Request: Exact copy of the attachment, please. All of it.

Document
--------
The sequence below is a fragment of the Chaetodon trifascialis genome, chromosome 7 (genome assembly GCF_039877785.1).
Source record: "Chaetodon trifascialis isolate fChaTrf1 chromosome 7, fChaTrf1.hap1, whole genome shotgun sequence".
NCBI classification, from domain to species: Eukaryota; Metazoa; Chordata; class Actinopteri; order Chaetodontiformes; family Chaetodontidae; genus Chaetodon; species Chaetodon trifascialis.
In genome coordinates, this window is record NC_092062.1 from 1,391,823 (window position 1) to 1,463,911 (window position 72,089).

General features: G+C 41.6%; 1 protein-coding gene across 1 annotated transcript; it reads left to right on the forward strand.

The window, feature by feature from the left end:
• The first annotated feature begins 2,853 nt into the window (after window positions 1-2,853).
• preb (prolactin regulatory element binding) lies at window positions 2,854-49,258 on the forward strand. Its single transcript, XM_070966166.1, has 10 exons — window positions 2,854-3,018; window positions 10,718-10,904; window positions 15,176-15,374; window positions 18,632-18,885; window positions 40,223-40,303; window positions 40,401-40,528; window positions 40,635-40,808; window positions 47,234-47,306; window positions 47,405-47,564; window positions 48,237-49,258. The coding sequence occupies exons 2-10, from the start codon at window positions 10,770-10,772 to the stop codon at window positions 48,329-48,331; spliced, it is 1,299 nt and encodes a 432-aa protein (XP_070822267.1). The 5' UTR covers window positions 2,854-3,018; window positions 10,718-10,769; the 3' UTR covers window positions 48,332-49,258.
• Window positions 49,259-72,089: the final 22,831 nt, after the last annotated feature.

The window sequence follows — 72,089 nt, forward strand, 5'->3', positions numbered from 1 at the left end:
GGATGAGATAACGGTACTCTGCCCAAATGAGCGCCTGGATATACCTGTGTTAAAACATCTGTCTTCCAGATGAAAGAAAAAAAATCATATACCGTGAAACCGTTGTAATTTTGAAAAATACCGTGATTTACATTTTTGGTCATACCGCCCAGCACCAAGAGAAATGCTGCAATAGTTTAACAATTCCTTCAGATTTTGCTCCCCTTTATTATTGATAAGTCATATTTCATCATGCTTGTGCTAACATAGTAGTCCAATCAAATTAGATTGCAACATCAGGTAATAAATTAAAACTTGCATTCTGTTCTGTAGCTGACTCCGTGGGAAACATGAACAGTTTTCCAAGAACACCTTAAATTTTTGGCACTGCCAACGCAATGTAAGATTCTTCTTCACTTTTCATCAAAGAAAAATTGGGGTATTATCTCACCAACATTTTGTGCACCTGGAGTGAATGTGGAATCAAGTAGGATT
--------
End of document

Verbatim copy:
The sequence below is a fragment of the Chaetodon trifascialis genome, chromosome 7 (genome assembly GCF_039877785.1).
Source record: "Chaetodon trifascialis isolate fChaTrf1 chromosome 7, fChaTrf1.hap1, whole genome shotgun sequence".
NCBI classification, from domain to species: Eukaryota; Metazoa; Chordata; class Actinopteri; order Chaetodontiformes; family Chaetodontidae; genus Chaetodon; species Chaetodon trifascialis.
In genome coordinates, this window is record NC_092062.1 from 1,391,823 (window position 1) to 1,463,911 (window position 72,089).

General features: G+C 41.6%; 1 protein-coding gene across 1 annotated transcript; it reads left to right on the forward strand.

The window, feature by feature from the left end:
• The first annotated feature begins 2,853 nt into the window (after window positions 1-2,853).
• preb (prolactin regulatory element binding) lies at window positions 2,854-49,258 on the forward strand. Its single transcript, XM_070966166.1, has 10 exons — window positions 2,854-3,018; window positions 10,718-10,904; window positions 15,176-15,374; window positions 18,632-18,885; window positions 40,223-40,303; window positions 40,401-40,528; window positions 40,635-40,808; window positions 47,234-47,306; window positions 47,405-47,564; window positions 48,237-49,258. The coding sequence occupies exons 2-10, from the start codon at window positions 10,770-10,772 to the stop codon at window positions 48,329-48,331; spliced, it is 1,299 nt and encodes a 432-aa protein (XP_070822267.1). The 5' UTR covers window positions 2,854-3,018; window positions 10,718-10,769; the 3' UTR covers window positions 48,332-49,258.
• Window positions 49,259-72,089: the final 22,831 nt, after the last annotated feature.

The window sequence follows — 72,089 nt, forward strand, 5'->3', positions numbered from 1 at the left end:
GGATGAGATAACGGTACTCTGCCCAAATGAGCGCCTGGATATACCTGTGTTAAAACATCTGTCTTCCAGATGAAAGAAAAAAAATCATATACCGTGAAACCGTTGTAATTTTGAAAAATACCGTGATTTACATTTTTGGTCATACCGCCCAGCACCAAGAGAAATGCTGCAATAGTTTAACAATTCCTTCAGATTTTGCTCCCCTTTATTATTGATAAGTCATATTTCATCATGCTTGTGCTAACATAGTAGTCCAATCAAATTAGATTGCAACATCAGGTAATAAATTAAAACTTGCATTCTGTTCTGTAGCTGACTCCGTGGGAAACATGAACAGTTTTCCAAGAACACCTTAAATTTTTGGCACTGCCAACGCAATGTAAGATTCTTCTTCACTTTTCATCAAAGAAAAATTGGGGTATTATCTCACCAACATTTTGTGCACCTGGAGTGAATGTGGAATCAAGTAGGATT